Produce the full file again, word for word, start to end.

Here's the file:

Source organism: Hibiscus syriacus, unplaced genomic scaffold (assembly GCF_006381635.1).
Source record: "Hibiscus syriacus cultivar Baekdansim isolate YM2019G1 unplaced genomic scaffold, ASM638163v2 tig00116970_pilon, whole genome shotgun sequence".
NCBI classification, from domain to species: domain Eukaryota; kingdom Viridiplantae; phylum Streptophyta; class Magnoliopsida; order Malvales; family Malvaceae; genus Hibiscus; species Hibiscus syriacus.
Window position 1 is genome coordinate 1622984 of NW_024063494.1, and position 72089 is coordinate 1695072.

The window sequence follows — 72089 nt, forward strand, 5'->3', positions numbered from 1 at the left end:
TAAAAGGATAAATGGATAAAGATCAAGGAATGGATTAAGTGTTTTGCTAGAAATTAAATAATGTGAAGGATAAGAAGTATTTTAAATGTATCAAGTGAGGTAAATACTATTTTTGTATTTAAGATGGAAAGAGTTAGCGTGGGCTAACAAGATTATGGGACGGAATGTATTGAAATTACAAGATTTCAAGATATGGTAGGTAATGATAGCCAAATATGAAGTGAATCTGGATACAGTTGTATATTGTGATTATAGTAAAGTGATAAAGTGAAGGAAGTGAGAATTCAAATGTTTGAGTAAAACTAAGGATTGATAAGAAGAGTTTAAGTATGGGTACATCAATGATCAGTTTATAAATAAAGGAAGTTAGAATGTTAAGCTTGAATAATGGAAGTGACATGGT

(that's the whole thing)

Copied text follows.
Source organism: Hibiscus syriacus, unplaced genomic scaffold (assembly GCF_006381635.1).
Source record: "Hibiscus syriacus cultivar Baekdansim isolate YM2019G1 unplaced genomic scaffold, ASM638163v2 tig00116970_pilon, whole genome shotgun sequence".
NCBI classification, from domain to species: domain Eukaryota; kingdom Viridiplantae; phylum Streptophyta; class Magnoliopsida; order Malvales; family Malvaceae; genus Hibiscus; species Hibiscus syriacus.
Window position 1 is genome coordinate 1622984 of NW_024063494.1, and position 72089 is coordinate 1695072.

The window sequence follows — 72089 nt, forward strand, 5'->3', positions numbered from 1 at the left end:
TAAAAGGATAAATGGATAAAGATCAAGGAATGGATTAAGTGTTTTGCTAGAAATTAAATAATGTGAAGGATAAGAAGTATTTTAAATGTATCAAGTGAGGTAAATACTATTTTTGTATTTAAGATGGAAAGAGTTAGCGTGGGCTAACAAGATTATGGGACGGAATGTATTGAAATTACAAGATTTCAAGATATGGTAGGTAATGATAGCCAAATATGAAGTGAATCTGGATACAGTTGTATATTGTGATTATAGTAAAGTGATAAAGTGAAGGAAGTGAGAATTCAAATGTTTGAGTAAAACTAAGGATTGATAAGAAGAGTTTAAGTATGGGTACATCAATGATCAGTTTATAAATAAAGGAAGTTAGAATGTTAAGCTTGAATAATGGAAGTGACATGGT